Are you ready for some football? As we cheer for RG III and the rest of the ‘Skins, while hoping for a winning season, restaurateurs Jeff and Barbara Black invite fans to enjoy football Sunday happy hour specials at Pearl Dive Oyster Palace and Black Jack (upstairs). The address is 1612 14th St. NW.
On game days the bar will open at 1:00 p.m., just in time for kickoff. Customers may enjoy additional specials throughout the game, shown on Black Jack’s enormous 72-inch projector screen over the main bar, or on two 46-inch flat screen TVs in the bocce room upstairs. Specials include half-price draft beer, buckets of Bud Lite; $5 red, white and sparkling wine; frozen drinks; pizza; Addie’s mussels; two-for-one oysters on the half shell, and $7 burgers or nachos. Pearl Dive Oyster Palace serves lunch Friday and Saturday from noon to 3:00 p.m., Sunday 11:00 to 3:00 p.m., dinner Monday through Sunday from 5:00 to 11:00 p.m. For more information call 202-319-1612 or visit www.PearlDiveDC.com.
In that same spot look for a pop-up eatery, Taco Bambo at Black Jack – operated by Victor Albisu on Mondays until the end of the year. Bambo’s tacos will be filled with the usual spicy beef and pork, as well as more exotic octopus and sweetbreads. Otherwise, Black Jack serves dinner Tuesday through Thursday from 6:00 p.m. to 1:00 a.m., Friday 6:00 p.m. to 2:00 a.m., Saturday 3:00 p.m. to 2:00 a.m. and Sunday 3:00 p.m. to 1:00 a.m. Call 202-986-5225 or go to www.BlackJackDC.com.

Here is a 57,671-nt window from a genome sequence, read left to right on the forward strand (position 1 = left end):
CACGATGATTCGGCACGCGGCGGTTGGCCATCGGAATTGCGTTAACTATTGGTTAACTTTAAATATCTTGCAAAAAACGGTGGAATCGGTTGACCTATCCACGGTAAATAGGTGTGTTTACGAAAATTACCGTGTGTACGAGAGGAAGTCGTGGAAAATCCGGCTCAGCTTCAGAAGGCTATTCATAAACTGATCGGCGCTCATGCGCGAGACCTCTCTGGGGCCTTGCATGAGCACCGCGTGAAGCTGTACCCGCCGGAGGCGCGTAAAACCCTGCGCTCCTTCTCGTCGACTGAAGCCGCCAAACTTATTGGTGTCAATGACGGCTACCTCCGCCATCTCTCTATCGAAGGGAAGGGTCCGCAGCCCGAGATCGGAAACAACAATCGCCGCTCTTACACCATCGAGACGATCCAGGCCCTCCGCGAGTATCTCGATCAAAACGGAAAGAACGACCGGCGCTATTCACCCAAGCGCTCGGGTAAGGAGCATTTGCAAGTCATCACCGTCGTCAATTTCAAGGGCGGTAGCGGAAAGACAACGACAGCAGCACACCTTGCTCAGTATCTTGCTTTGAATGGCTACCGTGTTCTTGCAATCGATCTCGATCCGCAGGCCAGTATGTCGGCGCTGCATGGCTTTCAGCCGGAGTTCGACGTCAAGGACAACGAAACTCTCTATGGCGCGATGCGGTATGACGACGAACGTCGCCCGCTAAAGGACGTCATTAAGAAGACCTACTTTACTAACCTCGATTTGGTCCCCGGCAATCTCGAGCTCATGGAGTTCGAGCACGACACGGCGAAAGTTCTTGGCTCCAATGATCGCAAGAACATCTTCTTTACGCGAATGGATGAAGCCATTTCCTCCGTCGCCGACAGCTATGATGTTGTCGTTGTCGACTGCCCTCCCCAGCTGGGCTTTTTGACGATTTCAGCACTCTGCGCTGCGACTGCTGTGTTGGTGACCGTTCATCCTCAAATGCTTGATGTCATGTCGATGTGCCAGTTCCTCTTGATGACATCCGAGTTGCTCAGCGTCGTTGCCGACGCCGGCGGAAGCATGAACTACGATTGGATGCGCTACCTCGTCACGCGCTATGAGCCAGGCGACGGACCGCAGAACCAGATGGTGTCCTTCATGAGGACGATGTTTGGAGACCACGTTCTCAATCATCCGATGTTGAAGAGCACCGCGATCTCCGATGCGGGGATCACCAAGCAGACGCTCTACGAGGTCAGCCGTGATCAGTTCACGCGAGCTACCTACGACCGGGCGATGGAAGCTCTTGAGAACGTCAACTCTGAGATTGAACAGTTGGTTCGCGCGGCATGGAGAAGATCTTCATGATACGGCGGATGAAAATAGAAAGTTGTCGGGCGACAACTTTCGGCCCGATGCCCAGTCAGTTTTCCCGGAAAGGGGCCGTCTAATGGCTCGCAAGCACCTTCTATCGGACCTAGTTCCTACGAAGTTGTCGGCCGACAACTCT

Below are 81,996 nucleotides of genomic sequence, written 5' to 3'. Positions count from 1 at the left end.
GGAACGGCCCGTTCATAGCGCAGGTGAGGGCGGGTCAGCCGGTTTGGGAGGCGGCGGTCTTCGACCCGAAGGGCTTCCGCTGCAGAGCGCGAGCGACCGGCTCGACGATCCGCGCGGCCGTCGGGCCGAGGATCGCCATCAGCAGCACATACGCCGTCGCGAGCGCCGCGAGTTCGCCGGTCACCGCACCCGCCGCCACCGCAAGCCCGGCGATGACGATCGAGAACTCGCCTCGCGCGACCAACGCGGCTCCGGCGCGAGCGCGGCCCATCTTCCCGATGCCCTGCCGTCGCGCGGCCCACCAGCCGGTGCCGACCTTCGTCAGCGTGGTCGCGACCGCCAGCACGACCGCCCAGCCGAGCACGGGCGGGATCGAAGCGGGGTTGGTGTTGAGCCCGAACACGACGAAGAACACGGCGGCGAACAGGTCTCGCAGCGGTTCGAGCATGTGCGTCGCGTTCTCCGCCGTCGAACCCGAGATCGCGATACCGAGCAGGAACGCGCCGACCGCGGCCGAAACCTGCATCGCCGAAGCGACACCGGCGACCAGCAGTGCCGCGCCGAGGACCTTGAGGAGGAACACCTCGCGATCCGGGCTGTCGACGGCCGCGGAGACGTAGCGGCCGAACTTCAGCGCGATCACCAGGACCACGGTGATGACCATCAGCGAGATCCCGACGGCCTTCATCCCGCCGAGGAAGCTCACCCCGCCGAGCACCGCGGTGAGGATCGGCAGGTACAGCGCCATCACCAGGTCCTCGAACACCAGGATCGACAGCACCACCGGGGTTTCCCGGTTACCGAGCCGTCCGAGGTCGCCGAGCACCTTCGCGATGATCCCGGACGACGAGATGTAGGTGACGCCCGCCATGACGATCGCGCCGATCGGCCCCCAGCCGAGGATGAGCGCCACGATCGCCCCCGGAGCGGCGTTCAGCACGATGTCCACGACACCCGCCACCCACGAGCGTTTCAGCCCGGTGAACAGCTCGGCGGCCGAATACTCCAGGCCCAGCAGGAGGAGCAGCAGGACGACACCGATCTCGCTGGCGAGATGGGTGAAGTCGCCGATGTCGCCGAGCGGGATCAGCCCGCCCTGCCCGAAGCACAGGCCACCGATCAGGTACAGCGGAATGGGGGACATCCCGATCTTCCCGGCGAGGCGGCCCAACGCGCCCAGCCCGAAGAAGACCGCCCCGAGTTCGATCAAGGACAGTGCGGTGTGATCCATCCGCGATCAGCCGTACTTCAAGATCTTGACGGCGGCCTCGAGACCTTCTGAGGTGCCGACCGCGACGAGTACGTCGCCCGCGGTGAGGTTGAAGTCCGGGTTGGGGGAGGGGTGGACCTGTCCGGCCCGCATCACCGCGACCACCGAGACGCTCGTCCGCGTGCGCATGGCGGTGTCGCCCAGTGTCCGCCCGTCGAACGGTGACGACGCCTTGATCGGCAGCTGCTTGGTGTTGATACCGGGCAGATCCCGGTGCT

Pies from Pearl Dive
For Thanksgiving (Nov. 22 this year), Pearl Dive Oyster Palace Pastry chef Ashley Soto is baking pies and dinner rolls, the latter available by the dozen. You can pick them up Tuesday and Wednesday, Nov. 20 and 21 from 2:00 to 11:00 p.m. The five classic American pies are Key lime with graham cracker crust, Brazos River bottom pecan, Kentucky Derby, peanut butter black bottom and “lightly spiced” pumpkin. Each pie serves six to eight people.
Orders may be placed Nov. 5 by calling 202-319-1612 and must be pre-paid by Monday, Nov. 19. Cancellations require a 24-hour notice for a full refund. Pearl Dive Oyster Palace will be closed Thanksgiving Day.
A native of Statesboro, GA, chef Soto graduated from the Culinary Institute of America (Hyde Park) in 2011. She joined Black Restaurant Group as assistant pastry chef at Black's Bar and Kitchen in Bethesda. When Pearl Dive Oyster Palace opened last year, she donned top pastry toque there.
In the Logan Circle neighborhood, Richard Sandoval’s Latin-Asian inspired Masa 14 has launched its “Melting Pot” series. Starting this month (November), in addition to his regular dinner menu, executive chef Adam Goldman is highlighting Chinese and Japanese influences on Sao Paulo’s culinary landscape. The cooking style dates back to Brazil’s colonial period. Did you know Sao Paulo has the largest Asian-Brazilian population in the country? Served in Masa’s main dining room, Goldman’s November Melting Pot menu will be available for dinner only.